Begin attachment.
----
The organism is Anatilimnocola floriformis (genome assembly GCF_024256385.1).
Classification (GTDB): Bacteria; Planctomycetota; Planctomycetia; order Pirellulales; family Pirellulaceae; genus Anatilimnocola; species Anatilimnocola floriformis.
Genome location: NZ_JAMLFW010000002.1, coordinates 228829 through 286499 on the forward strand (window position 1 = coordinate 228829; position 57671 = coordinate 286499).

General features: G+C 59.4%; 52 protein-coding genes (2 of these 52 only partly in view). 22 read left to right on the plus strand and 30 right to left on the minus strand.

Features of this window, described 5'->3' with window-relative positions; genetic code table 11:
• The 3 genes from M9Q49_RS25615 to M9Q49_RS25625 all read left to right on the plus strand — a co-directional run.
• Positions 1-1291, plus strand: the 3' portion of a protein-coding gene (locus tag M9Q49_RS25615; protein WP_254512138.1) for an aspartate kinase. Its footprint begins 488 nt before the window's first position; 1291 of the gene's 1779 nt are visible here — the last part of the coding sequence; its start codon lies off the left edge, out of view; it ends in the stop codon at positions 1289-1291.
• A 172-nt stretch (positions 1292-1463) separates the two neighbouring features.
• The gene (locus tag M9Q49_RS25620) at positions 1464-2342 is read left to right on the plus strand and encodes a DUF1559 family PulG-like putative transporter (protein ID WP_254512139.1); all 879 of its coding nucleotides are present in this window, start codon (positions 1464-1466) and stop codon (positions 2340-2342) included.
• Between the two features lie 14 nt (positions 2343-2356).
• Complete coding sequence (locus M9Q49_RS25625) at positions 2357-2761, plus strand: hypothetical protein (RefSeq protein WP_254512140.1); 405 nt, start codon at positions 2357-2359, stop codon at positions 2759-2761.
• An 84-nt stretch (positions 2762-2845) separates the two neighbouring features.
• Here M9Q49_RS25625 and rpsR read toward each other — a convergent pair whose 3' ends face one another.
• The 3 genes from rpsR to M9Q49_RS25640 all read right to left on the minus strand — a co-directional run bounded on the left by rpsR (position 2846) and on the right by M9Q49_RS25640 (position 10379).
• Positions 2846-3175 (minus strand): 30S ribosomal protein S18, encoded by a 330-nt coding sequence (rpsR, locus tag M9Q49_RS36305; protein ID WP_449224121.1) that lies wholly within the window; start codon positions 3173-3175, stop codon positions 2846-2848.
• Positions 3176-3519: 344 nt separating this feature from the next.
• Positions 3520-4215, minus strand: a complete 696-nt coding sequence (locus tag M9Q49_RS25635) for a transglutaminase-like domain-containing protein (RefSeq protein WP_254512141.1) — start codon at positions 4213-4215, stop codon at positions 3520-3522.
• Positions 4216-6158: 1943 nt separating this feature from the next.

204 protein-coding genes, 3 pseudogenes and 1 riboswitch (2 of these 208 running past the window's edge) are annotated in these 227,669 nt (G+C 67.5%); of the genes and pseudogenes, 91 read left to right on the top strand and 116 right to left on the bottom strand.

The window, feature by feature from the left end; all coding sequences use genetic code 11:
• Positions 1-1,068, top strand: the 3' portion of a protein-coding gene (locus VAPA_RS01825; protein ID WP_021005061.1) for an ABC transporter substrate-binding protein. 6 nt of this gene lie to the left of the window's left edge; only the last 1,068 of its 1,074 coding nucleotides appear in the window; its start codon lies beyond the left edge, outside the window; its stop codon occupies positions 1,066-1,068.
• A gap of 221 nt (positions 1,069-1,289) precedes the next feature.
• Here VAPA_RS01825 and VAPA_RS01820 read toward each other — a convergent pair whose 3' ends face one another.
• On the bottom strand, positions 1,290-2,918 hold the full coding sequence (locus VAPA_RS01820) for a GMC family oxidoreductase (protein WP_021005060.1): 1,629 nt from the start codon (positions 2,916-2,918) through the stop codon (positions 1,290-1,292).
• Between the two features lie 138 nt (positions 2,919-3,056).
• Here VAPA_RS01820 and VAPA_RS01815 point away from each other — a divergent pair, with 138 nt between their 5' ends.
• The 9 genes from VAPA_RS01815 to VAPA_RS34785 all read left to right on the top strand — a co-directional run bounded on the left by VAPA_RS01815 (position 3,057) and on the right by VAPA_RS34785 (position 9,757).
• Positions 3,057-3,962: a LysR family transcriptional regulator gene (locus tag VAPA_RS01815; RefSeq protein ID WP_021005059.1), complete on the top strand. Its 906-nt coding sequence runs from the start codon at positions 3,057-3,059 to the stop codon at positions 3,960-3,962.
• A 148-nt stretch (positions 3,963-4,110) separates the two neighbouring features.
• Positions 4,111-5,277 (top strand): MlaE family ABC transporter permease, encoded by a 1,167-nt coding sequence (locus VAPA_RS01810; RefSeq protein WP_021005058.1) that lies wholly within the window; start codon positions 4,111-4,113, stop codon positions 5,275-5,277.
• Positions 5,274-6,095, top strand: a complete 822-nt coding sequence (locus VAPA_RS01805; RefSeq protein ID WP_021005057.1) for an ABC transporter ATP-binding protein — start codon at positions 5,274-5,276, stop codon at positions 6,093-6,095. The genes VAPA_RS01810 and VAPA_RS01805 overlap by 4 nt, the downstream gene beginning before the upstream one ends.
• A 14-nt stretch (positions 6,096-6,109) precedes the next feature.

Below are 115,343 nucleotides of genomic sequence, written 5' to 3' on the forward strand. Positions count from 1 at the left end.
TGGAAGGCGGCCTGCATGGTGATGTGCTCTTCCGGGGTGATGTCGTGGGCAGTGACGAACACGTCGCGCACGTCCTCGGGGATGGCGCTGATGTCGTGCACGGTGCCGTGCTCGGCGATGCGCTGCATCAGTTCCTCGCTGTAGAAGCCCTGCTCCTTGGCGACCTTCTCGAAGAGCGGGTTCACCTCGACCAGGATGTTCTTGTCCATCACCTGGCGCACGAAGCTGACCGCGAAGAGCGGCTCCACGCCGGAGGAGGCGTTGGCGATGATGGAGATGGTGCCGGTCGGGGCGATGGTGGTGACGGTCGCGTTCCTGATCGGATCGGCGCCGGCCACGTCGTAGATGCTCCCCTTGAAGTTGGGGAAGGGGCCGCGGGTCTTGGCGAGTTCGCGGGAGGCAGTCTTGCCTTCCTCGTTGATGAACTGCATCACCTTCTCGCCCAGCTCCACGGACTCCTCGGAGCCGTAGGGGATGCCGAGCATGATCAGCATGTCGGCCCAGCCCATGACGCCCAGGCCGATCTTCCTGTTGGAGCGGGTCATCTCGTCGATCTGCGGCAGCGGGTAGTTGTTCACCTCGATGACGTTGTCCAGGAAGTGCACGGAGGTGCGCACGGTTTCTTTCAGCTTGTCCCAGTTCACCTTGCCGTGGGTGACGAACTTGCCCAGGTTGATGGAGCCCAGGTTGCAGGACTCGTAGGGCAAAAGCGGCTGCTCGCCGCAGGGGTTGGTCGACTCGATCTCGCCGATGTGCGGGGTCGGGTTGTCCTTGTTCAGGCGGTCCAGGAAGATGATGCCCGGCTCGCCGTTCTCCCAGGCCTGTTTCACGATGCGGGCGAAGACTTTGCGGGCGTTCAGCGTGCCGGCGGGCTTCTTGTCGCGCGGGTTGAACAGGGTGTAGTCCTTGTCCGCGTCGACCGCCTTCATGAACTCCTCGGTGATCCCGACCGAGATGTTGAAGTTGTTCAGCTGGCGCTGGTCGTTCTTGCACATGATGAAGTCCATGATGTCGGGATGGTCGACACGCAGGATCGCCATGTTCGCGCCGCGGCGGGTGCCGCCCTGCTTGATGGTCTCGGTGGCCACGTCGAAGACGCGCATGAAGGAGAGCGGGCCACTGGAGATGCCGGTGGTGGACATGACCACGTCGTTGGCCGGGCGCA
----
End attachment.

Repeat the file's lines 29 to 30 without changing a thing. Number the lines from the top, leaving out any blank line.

• A 148-nt stretch (positions 3,963-4,110) separates the two neighbouring features.
• Positions 4,111-5,277 (top strand): MlaE family ABC transporter permease, encoded by a 1,167-nt coding sequence (locus VAPA_RS01810; RefSeq protein WP_021005058.1) that lies wholly within the window; start codon positions 4,111-4,113, stop codon positions 5,275-5,277.